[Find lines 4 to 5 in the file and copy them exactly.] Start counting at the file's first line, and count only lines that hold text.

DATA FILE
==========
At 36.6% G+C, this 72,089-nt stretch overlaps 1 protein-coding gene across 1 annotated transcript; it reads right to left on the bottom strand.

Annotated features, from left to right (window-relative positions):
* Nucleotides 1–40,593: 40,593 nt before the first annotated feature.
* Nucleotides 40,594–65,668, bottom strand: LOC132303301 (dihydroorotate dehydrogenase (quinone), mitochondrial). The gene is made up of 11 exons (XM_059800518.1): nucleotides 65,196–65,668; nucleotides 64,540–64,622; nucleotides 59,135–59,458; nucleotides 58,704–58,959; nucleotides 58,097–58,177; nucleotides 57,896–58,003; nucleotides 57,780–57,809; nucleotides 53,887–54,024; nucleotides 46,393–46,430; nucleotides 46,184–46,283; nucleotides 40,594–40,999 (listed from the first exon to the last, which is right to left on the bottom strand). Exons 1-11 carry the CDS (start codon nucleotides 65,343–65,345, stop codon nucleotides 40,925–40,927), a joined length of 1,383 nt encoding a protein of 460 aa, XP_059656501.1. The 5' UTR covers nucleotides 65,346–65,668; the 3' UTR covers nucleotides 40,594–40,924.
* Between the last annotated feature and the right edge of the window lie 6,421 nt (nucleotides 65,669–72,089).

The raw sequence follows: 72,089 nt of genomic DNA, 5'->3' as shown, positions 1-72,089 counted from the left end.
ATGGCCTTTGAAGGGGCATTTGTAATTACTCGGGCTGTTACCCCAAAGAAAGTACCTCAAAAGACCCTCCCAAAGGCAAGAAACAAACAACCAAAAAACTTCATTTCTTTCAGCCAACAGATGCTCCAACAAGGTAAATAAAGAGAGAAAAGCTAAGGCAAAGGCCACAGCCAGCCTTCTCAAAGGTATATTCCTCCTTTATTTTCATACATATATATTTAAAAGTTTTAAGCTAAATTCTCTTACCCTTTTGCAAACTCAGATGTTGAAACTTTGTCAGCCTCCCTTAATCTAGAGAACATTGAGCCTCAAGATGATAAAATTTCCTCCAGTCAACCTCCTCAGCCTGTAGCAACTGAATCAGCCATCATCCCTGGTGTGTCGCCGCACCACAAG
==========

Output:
* Nucleotides 40,594–65,668, bottom strand: LOC132303301 (dihydroorotate dehydrogenase (quinone), mitochondrial). The gene is made up of 11 exons (XM_059800518.1): nucleotides 65,196–65,668; nucleotides 64,540–64,622; nucleotides 59,135–59,458; nucleotides 58,704–58,959; nucleotides 58,097–58,177; nucleotides 57,896–58,003; nucleotides 57,780–57,809; nucleotides 53,887–54,024; nucleotides 46,393–46,430; nucleotides 46,184–46,283; nucleotides 40,594–40,999 (listed from the first exon to the last, which is right to left on the bottom strand). Exons 1-11 carry the CDS (start codon nucleotides 65,343–65,345, stop codon nucleotides 40,925–40,927), a joined length of 1,383 nt encoding a protein of 460 aa, XP_059656501.1. The 5' UTR covers nucleotides 65,346–65,668; the 3' UTR covers nucleotides 40,594–40,924.
* Between the last annotated feature and the right edge of the window lie 6,421 nt (nucleotides 65,669–72,089).